“Can you make up make a billy cart sail?” What fun! “And some white tent covers while you’re at it, to use next week.”
“Great! I can do that!”
The fabric wasn’t bought until the day before, so i ended up having 1 and a half days to get the total job done.
On top of that, they then asked if i would come to shoot, to work with art department and spend a night out in the country 2 hours out of Sydney.
I said “yes!” Wouldn’t you?
Luckily at the time, I was able to rearrange my schedule to suit at such short notice.
The buyer dropped around with some cash for the fabric I agreed to source, and a sketch with exact dimensions marked on it so that I could produce exactly what was needed. I was also able to ask a few questions in regard to finish, and then, away I went. Using my industrial machine in the garage, I was able to get the job finished quicker than anticipated.
Now I was waiting for the Billy cart fabric. The director himself went to source it to suit his vision, it took him a while to get around town finding just the right pieces for me to tack together. I took that time to pack my bag and kit, ready for the night and next day.
Eventually, later than expected, he arrived, with the the fabric, the printed hession, the sticks and the ideas.
He made a sketch, thankfully, experience has taught him to specify exact dimensions, – (some “designers” like to leave the specifications to the maker, hoping they will get their vision exacted. Unfortunately, it doesn’t work that way if you have a specific vision) and we spent half an hour discussing it’s construction. How was it going to be used? how much weight did the seams need to hold? do you want fraying or neat edges? What angles are you going to see the sail from? using the fabric with the pattern going this way means that it needs to be re-enforced like this, otherwise the whole thing will twist, is it ok if the finished product looks like this (sketch sketch sketch)? because in order to achieve that, I’m going to have to do this and this as well to it.. how important is this design feature, how important is that design feature? etc. We discussed it until I was confidant I understood exactly what was wanted, and was able to deliver it in the time frame allotted. It’s important for me to know which short cuts to take, and which features need that extra little time to sit correctly. It’s no good if I don’t get the product finished on time, so sometimes a little compromise is needed, and when you discuss it clearly, the director knows what they will get beforehand. I like to be a perfectionist, and sometimes, it takes a bit of time to take the right steps to get the exact effect. It’s engineering, fabric works in different ways, in different scales, with different tensions running everywhere. there are different ways of sewing to achieve different results. Experience gives you that knowledge. Otherwise, it’s all trial and error.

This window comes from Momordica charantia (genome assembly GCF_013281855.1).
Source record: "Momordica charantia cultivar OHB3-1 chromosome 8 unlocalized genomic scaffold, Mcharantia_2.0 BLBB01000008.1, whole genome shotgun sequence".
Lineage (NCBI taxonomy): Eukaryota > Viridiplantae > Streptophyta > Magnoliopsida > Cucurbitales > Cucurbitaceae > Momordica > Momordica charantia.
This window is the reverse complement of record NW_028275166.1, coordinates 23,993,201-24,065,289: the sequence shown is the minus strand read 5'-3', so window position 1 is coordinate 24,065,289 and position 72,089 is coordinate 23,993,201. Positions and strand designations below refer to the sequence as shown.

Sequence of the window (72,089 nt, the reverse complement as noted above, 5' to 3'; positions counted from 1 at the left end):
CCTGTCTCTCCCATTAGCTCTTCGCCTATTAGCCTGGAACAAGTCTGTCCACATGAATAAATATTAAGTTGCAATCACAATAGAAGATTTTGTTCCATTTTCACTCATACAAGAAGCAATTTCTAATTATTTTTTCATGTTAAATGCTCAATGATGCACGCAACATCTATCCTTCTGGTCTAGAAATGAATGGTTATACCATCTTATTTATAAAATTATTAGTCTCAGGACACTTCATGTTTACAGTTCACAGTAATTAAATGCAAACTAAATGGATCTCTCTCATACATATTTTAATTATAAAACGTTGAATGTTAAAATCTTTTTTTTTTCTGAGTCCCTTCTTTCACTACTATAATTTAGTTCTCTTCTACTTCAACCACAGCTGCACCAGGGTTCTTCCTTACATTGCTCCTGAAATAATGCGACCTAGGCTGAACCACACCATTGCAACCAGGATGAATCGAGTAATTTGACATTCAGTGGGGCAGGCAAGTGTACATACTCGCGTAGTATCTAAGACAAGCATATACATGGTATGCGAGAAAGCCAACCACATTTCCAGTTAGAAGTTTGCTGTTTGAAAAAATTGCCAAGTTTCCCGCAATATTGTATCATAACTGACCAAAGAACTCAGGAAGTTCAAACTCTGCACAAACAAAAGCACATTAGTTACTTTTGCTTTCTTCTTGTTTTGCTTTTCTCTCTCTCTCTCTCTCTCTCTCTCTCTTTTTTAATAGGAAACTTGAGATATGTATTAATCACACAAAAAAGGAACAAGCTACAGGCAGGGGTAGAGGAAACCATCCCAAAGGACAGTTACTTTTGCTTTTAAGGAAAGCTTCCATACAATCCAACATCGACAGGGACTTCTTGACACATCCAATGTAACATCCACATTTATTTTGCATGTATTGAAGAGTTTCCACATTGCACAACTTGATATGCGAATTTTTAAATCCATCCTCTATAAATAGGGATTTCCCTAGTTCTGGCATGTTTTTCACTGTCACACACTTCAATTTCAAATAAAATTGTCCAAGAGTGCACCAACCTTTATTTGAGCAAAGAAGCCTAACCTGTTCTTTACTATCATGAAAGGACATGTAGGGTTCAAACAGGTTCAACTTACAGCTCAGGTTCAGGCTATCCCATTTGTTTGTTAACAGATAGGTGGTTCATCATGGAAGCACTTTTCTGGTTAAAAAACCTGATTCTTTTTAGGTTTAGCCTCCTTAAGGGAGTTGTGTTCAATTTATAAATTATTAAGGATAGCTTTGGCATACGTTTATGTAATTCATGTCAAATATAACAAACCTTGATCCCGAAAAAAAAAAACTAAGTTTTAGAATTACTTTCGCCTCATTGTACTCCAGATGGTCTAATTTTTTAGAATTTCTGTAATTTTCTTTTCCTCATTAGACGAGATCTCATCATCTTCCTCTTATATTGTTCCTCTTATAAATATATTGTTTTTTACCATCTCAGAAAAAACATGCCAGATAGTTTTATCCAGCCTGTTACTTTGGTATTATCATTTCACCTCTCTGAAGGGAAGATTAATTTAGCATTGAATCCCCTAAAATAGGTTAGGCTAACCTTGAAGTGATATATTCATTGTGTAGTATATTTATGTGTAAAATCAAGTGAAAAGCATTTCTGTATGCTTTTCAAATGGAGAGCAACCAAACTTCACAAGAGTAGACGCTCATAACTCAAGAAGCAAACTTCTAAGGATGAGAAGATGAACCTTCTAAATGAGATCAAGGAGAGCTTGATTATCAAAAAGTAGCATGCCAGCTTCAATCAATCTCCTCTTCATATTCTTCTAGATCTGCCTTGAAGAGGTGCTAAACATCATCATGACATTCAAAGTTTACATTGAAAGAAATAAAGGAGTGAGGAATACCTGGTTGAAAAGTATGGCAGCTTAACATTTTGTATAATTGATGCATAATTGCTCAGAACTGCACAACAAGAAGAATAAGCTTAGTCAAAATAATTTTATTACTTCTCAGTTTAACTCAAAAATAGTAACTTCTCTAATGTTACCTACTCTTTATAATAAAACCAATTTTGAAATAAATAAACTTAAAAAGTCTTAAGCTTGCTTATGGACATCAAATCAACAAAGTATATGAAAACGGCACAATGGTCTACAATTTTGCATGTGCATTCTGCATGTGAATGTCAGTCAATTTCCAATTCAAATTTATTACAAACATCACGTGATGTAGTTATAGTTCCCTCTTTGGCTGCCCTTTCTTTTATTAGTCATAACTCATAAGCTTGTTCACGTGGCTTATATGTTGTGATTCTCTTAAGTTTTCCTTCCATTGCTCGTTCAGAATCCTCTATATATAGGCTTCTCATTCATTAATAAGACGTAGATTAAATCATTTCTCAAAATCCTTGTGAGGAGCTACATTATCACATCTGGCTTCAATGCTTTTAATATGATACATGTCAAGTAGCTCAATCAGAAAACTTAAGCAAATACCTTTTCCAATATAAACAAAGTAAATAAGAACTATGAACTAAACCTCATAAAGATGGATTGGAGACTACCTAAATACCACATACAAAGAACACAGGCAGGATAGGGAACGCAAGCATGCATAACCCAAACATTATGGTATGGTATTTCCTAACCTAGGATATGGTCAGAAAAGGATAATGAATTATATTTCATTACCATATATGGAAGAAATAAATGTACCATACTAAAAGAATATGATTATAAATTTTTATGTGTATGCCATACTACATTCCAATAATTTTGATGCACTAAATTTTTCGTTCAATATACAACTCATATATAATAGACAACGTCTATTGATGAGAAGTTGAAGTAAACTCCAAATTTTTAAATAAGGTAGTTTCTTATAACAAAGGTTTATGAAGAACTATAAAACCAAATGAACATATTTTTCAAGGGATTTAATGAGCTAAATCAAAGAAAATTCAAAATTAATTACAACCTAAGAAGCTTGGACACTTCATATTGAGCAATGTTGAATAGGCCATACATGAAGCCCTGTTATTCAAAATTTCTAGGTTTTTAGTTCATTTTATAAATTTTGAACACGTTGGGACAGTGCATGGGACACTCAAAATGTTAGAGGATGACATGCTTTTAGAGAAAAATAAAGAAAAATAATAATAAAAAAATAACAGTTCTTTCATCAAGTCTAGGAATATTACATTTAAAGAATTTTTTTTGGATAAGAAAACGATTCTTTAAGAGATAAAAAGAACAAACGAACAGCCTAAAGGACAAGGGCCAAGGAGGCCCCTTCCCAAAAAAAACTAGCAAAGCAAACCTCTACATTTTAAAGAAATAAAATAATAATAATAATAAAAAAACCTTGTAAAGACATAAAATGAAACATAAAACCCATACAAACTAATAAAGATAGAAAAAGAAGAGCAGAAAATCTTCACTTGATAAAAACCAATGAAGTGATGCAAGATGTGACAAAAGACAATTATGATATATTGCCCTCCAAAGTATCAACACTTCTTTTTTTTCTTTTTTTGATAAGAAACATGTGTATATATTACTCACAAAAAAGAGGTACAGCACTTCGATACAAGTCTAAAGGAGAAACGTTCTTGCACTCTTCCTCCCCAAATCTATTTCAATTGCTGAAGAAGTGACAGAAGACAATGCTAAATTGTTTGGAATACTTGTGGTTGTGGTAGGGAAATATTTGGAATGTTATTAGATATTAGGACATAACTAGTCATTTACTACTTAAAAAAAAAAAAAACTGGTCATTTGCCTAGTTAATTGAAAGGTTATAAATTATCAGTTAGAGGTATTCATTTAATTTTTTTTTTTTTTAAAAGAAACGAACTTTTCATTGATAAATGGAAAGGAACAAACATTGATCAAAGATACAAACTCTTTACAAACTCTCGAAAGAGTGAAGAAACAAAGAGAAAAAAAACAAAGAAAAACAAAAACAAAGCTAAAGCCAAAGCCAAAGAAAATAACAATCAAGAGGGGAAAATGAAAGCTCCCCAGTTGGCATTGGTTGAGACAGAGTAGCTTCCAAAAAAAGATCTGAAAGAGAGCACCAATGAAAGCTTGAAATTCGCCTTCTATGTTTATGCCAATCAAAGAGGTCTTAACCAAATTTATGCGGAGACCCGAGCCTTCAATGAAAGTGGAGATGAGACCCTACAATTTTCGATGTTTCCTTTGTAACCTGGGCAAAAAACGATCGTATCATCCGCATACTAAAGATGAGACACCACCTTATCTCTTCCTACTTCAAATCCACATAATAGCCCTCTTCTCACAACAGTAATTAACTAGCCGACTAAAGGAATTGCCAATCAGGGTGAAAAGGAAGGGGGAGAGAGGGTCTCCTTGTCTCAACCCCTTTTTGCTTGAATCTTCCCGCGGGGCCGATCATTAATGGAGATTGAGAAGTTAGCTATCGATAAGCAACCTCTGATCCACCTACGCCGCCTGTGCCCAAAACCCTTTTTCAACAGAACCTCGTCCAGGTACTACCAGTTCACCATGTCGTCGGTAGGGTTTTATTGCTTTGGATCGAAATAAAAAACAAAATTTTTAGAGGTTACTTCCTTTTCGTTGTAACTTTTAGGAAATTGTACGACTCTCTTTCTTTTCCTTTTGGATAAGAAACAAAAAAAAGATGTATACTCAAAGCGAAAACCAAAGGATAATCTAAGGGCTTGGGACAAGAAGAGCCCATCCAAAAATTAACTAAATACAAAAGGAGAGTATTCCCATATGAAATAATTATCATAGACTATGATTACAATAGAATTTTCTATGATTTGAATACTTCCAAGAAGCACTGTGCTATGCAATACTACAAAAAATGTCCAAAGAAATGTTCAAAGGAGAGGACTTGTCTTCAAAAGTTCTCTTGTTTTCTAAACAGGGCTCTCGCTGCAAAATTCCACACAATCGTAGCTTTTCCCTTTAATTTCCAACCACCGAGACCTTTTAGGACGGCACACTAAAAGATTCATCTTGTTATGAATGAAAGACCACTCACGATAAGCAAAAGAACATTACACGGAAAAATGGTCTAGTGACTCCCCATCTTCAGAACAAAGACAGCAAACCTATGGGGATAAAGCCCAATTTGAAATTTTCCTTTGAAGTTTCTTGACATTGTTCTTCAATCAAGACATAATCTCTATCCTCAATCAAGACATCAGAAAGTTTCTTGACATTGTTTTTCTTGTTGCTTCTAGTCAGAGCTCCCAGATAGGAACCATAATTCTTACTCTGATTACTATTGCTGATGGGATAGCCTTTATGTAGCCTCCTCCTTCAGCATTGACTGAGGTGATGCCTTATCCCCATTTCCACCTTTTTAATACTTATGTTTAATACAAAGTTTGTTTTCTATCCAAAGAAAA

If there is no time for utter perfection, then compromise needs to be reached, and I make sure to explain what i can deliver given the circumstances.
No surprises. No body likes surprises or excuses in that situation. Sort it out before is my motto. I wont ever start anything unless I’m clear on what is needed.
It was nerve racking, not much time before my lift was to arrive and take me to location. But, I took a deep breath, and calmly set about measuring, cutting, lining up, and sewing. and what do you know?
I finished just on the dot! well, there was some hand sewing to do once I arrived at the hotel room, but, all the machining was complete, and the sail was functional. Sweet relief.
All went well on the day, the sail looked great on the billy cart once it had the big hand tacking and other finishing touches, staining etc.
The tent covers fit as expected. (I had rounded the centre seam so it would fit on the tents perfectly, without excess buckling.)
One more thing, the director needed a picture drawn by a 7 year old. Easy, I thought. I thought back to my days as a 7 year old, how i thought about the sky, and the ground, etc, and drew a picture with my left hand for added naivety. Several of us grabbed a sketch book and scrawled with crayons.
And can I just say, the director picked mine as the hero drawing. YES! Gee that felt good.
My picture was picked as the Hero 7 year old picture!
(it’s got extra scribbles here, as there were a few takes of the kid colouring in before they were happy with the shot)
It’s the simple things in life really isn’t it?
All in all, it was an interesting couple of days away.